I've been looking a bit into CO2 pumps, but also into using nitrogen (or rather, nitros oxide) to inflate the tires.
I've done some searching here and on the Internet about using nitrogen. Most people say it doesn't matter much, and I'd probably generally agree. However a few things about nitrogen don't seem to be mentioned when people have discussed using it with bicycle tires.
Firstly, I can get unthreaded N20 cartridges cheaper than unthreaded CO2 ones:
http://finewhip.cart.net.au/store/ni...-5-charge.html - $1.41 each
http://finewhip.cart.net.au/store/co...-16g-x-10.html - $1.69 each
(both exceptionally cheap when you compare them with bike/tool company branded ones)
I'm thinking of buying a Topeak One Timer pump, which can take both threaded and unthreaded cartridges, so I think it'll fit the unthreaded N2O cartridges above.
Secondly, apparently nitrogen is less prone to expansion under heat than normal air is. I wonder if this would be beneficial under heavy braking when the rims heat up, and therefore reducing the chances of the tube popping. Roads can get pretty hot here in Adelaide in summer (greater than 38C/100F air temperature is common enough), so nitrogen in the tubes might help there as well.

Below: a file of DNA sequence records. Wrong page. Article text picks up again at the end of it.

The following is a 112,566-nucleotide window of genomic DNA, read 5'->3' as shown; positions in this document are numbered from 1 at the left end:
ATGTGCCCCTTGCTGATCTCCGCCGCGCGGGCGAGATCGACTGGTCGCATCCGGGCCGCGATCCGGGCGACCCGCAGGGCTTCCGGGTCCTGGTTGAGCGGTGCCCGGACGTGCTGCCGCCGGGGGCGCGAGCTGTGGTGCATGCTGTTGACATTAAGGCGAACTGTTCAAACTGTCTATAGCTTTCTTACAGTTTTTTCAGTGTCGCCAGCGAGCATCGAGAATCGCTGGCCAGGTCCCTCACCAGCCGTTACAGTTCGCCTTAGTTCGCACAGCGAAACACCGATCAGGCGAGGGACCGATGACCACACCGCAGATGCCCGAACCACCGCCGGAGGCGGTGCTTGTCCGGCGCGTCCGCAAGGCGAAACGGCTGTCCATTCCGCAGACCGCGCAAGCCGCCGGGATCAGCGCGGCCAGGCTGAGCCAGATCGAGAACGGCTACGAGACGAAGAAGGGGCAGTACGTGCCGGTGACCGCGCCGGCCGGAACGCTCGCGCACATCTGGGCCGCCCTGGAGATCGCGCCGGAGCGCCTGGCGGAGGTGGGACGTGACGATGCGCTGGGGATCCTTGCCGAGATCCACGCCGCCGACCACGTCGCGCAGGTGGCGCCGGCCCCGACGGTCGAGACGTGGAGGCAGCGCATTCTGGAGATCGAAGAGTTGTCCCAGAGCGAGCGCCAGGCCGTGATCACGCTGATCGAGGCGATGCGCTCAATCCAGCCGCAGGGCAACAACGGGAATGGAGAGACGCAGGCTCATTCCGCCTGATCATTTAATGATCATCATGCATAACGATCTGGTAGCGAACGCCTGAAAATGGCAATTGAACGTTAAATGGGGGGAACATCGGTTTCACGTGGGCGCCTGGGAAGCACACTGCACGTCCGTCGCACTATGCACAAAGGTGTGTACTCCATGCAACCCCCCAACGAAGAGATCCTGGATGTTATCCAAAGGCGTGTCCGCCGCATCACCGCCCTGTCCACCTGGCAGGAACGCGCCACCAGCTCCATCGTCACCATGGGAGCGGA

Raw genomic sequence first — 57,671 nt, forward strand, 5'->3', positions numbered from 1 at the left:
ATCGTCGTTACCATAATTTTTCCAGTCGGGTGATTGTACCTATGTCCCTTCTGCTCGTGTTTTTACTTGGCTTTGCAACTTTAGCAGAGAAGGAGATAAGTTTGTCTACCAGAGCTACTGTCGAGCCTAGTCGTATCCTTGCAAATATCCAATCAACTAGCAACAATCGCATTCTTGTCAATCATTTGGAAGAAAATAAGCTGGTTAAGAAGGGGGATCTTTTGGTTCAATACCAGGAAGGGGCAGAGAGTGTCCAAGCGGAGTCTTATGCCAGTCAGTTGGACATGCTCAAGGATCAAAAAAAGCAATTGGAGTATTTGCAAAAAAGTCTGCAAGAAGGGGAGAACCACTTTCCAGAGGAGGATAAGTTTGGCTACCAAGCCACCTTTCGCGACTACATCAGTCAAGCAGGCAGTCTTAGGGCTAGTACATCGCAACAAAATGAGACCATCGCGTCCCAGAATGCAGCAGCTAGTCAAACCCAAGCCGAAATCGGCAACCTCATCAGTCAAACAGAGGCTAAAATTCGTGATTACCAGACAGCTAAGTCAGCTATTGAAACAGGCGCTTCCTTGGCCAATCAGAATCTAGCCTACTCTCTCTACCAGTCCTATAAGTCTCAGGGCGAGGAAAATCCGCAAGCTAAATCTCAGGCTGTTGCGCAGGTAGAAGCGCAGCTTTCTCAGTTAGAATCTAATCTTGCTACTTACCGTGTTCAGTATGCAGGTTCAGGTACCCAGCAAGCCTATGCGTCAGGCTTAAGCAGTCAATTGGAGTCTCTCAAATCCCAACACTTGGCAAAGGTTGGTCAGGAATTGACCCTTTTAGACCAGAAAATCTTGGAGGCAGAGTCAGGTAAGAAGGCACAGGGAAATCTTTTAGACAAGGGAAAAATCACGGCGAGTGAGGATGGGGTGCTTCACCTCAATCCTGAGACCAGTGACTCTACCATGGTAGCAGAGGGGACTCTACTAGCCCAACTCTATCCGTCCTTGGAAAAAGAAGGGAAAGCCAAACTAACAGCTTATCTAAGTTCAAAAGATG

Thirdly, with less oxygen in the tube, they might last a bit longer, although it's probably negligable enough that it's not a major advantage.
Finally, there doesn't seem to be any comments about whether nitrogen suffers from the fairly rapid deflation that CO2 seems to.
It looks like it's cheaper to use N2O, so I might have a go with using it anyway. However I thought I'd also see what people thought here.